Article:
Pennsylvania's largest Blue Cross insurer, worried that too many members were getting their spines worked by chiropractors they didn't need - at a price of maybe $30 million a year in "unwarranted" costs - plans Sept. 1 to require prior authorization after eight visits, which Highmark Inc. has maintained was all that two-thirds of patients needed.
Leaders of Pennsylvania chiropractors are treating the insurer's new directive as an attack on their livelihoods and their patients.
The new requirements, using an approval system set up by Healthways, a Tennessee-based insurance-approvals standards firm, will also apply to Highmark's occupational- and physical-therapy patients.
"Millions of Americans insured by Highmark Inc. are about to have some of their medical treatments decided by a computer program, rather than their doctor or therapist," the Pennsylvania Chiropractic Association said in a statement Tuesday.
The "new software" will "begin making the treatment decisions for patients, rather than the doctor or therapist who actually examined the patient and made the diagnosis," the group said.
PCA president Daniel Schatzberg called the change "a chilling snapshot of the future of health care in America" and said the move recalled George Orwell's dystopian government in his novel 1984. The chiros are telling patients to lobby legislators and the state Insurance Department to block the program.
Highmark spokesman Aaron Billger says the insurer is trying to conserve dollars so it can pay benefits "when members need them, and avoid overutilization, which can lead to poorer outcomes." He told me the new approach is "fair and reasonable" and should help keep a lid on "escalating cost."
Will Independence Blue Cross in Philadelphia follow Highmark's lead? "By the end of this year, they'll be adopting it, as well," says Randy King, a former adviser to ex-Harrisburg Mayor Stephen Reed. King's Harrisburg firm, Triad Strategies, is working for the chiros.
Or not: "Independence Blue Cross has no current plans to implement a physical management medicine program," spokeswoman Judimarie Thomas told me.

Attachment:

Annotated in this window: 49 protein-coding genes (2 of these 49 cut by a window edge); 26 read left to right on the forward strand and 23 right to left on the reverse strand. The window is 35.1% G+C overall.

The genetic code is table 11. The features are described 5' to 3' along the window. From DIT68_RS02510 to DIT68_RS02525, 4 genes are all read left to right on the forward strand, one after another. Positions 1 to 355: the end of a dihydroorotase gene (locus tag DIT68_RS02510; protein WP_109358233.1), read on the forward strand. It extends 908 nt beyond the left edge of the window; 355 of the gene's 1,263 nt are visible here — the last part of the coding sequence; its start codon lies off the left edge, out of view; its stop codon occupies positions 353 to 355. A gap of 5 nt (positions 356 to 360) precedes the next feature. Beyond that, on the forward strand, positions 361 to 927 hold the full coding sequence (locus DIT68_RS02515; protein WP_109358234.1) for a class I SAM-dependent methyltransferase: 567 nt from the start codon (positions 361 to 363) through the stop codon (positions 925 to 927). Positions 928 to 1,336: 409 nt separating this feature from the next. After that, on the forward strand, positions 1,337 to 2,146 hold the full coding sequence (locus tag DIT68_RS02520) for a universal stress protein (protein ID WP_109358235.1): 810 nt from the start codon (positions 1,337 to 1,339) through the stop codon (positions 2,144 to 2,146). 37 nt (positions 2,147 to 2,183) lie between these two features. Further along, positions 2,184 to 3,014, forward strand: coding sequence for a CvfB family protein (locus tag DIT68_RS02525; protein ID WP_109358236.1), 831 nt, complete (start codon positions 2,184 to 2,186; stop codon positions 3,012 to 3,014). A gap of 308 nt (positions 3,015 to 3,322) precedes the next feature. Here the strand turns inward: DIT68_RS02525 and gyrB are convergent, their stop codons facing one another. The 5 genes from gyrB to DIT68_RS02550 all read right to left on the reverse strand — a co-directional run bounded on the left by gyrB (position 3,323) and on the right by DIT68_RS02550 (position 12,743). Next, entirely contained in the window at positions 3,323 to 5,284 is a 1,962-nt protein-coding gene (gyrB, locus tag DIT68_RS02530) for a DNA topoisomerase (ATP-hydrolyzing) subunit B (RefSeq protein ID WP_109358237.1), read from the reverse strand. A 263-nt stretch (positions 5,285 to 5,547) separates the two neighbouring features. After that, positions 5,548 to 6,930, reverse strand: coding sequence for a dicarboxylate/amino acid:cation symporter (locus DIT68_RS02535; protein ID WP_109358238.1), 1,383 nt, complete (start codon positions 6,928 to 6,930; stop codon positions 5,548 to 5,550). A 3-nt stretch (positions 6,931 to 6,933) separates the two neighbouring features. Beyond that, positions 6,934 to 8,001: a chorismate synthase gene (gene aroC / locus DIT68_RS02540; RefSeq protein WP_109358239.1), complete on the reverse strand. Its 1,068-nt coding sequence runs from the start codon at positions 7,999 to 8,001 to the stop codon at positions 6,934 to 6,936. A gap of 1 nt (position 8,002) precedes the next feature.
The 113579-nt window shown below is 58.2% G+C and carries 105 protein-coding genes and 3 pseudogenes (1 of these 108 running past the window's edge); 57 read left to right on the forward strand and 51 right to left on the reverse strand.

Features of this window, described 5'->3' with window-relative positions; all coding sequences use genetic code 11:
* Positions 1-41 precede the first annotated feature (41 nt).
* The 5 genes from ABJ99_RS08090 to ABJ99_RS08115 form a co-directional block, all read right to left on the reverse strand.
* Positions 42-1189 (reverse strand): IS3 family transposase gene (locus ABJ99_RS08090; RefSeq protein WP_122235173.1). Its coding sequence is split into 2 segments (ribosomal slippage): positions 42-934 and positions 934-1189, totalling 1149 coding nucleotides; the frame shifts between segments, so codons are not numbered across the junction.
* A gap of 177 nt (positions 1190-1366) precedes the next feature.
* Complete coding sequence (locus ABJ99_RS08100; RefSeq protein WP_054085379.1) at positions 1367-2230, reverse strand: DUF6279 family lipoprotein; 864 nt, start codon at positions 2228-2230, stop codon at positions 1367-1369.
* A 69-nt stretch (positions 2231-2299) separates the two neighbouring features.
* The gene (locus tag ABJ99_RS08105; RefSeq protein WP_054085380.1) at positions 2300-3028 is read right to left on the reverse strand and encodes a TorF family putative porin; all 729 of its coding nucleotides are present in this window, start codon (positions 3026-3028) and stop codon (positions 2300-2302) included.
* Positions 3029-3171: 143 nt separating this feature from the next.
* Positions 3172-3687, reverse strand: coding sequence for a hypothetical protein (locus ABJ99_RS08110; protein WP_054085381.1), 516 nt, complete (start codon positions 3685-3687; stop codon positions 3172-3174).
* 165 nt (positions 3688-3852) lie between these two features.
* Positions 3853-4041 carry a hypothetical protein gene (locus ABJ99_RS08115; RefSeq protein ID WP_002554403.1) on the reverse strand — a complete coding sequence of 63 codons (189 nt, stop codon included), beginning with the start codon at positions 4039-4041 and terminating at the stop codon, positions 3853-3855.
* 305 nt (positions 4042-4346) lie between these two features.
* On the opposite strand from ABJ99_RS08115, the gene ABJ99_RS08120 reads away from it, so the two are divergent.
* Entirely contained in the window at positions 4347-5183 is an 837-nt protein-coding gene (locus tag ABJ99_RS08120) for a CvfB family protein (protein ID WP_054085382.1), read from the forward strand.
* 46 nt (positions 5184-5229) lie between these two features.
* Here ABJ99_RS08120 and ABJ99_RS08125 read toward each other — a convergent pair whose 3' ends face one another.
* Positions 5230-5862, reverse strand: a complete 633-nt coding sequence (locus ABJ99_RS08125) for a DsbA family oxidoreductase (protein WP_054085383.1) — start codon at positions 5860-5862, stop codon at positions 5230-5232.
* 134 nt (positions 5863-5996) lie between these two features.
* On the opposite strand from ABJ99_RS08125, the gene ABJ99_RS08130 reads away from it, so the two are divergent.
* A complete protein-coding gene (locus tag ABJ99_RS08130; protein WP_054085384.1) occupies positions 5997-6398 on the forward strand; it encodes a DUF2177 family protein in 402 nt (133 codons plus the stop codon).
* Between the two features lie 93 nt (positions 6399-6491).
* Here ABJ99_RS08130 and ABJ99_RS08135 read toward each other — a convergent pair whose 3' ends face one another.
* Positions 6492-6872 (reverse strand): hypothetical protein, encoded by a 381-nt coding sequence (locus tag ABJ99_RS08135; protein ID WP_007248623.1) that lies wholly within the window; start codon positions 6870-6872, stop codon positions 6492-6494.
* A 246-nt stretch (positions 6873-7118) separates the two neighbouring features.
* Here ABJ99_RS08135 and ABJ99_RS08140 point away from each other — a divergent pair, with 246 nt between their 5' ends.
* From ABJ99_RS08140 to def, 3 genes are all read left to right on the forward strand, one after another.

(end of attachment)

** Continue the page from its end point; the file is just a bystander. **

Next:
Boss and prof
Since the 1990s, Harold Glass, Ph.D., has lived a double life.
A research professor of health policy (and former head of graduate-pharmacy studies) at University of the Sciences in Philadelphia, who also teaches classes at King's College in London, Glass on Tuesday sold his company, TTC, a drug-testing data firm.
TTC boasts the largest "clinical-trial cost benchmarking and analysis databases" in the world. The buyer was IMS Health Inc., a Parsippany, N.J., drug-marketing and data company. The price was not disclosed.
TTC's 30 workers are joining IMS, bringing the company's local total to 1,000. The company's U.S. operations and its SDI health-care-data unit are based in Blue Bell.
"It's rare to see anyone so extremely successful in both academic and business professions," said Mark Chesen of SSG Capital Advisors, a West Conshohocken investment bank that counseled Glass. "He's a Renaissance man [who also] plays the cello," said Chesen. "And he loves the Eagles."
Chesen, whose firm joined Neal McCarthy of Fairmount Advisers in guiding TTC, notes that this is the second time Glass has sold a testing-data company to IMS: The same firm bought Glass' DataEdge in 2000.
At that time, Glass says, he "returned full time to academics," but later found that DataEdge's drug-company customers were displeased when IMS sold the business to new operators. So he set up another, updated provider, with IMS's financial backing.
TTC stands for Tarheel Trading Co.; Glass holds a doctorate from the University of North Carolina ("Home of the Tar Heels"). He also has degrees from universities in England and California.
"Business and academics often don't come together in one place," Glass told me. "They are very different ways of looking at the world."
Contact Joseph N. DiStefano at 215-854-5194 or JoeD@phillynews.com, or follow on Twitter @PhillyJoeD.